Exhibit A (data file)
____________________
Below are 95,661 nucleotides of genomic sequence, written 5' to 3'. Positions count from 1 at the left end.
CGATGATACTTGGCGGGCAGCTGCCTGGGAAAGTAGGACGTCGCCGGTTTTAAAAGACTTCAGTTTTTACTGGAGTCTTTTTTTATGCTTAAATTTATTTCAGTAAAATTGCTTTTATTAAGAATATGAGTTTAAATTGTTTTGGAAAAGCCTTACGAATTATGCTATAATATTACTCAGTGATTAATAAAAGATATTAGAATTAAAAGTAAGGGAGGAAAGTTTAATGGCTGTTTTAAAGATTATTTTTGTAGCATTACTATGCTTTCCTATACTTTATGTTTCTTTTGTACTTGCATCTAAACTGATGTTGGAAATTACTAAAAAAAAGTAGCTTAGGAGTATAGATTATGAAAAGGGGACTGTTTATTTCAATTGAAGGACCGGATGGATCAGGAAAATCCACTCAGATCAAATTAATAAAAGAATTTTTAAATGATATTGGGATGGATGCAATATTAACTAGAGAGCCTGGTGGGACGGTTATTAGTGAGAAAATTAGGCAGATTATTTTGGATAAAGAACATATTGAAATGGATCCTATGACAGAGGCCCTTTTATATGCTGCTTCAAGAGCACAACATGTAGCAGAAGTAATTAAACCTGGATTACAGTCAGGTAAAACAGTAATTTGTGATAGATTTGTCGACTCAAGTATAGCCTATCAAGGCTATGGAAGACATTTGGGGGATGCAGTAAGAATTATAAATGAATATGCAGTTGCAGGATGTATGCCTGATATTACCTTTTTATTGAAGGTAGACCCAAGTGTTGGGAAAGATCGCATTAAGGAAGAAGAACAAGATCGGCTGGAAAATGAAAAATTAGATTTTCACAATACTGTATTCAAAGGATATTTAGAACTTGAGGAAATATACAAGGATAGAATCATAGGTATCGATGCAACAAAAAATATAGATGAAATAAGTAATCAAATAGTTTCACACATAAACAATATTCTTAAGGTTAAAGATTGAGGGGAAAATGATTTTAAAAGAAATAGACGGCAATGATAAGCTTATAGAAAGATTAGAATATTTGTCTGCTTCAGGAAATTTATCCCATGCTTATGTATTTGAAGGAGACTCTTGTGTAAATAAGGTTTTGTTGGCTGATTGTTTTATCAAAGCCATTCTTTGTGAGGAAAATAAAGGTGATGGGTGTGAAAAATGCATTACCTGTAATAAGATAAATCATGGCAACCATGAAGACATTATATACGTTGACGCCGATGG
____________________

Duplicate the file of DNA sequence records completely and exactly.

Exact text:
Below are 95,661 nucleotides of genomic sequence, written 5' to 3'. Positions count from 1 at the left end.
CGATGATACTTGGCGGGCAGCTGCCTGGGAAAGTAGGACGTCGCCGGTTTTAAAAGACTTCAGTTTTTACTGGAGTCTTTTTTTATGCTTAAATTTATTTCAGTAAAATTGCTTTTATTAAGAATATGAGTTTAAATTGTTTTGGAAAAGCCTTACGAATTATGCTATAATATTACTCAGTGATTAATAAAAGATATTAGAATTAAAAGTAAGGGAGGAAAGTTTAATGGCTGTTTTAAAGATTATTTTTGTAGCATTACTATGCTTTCCTATACTTTATGTTTCTTTTGTACTTGCATCTAAACTGATGTTGGAAATTACTAAAAAAAAGTAGCTTAGGAGTATAGATTATGAAAAGGGGACTGTTTATTTCAATTGAAGGACCGGATGGATCAGGAAAATCCACTCAGATCAAATTAATAAAAGAATTTTTAAATGATATTGGGATGGATGCAATATTAACTAGAGAGCCTGGTGGGACGGTTATTAGTGAGAAAATTAGGCAGATTATTTTGGATAAAGAACATATTGAAATGGATCCTATGACAGAGGCCCTTTTATATGCTGCTTCAAGAGCACAACATGTAGCAGAAGTAATTAAACCTGGATTACAGTCAGGTAAAACAGTAATTTGTGATAGATTTGTCGACTCAAGTATAGCCTATCAAGGCTATGGAAGACATTTGGGGGATGCAGTAAGAATTATAAATGAATATGCAGTTGCAGGATGTATGCCTGATATTACCTTTTTATTGAAGGTAGACCCAAGTGTTGGGAAAGATCGCATTAAGGAAGAAGAACAAGATCGGCTGGAAAATGAAAAATTAGATTTTCACAATACTGTATTCAAAGGATATTTAGAACTTGAGGAAATATACAAGGATAGAATCATAGGTATCGATGCAACAAAAAATATAGATGAAATAAGTAATCAAATAGTTTCACACATAAACAATATTCTTAAGGTTAAAGATTGAGGGGAAAATGATTTTAAAAGAAATAGACGGCAATGATAAGCTTATAGAAAGATTAGAATATTTGTCTGCTTCAGGAAATTTATCCCATGCTTATGTATTTGAAGGAGACTCTTGTGTAAATAAGGTTTTGTTGGCTGATTGTTTTATCAAAGCCATTCTTTGTGAGGAAAATAAAGGTGATGGGTGTGAAAAATGCATTACCTGTAATAAGATAAATCATGGCAACCATGAAGACATTATATACGTTGACGCCGATGG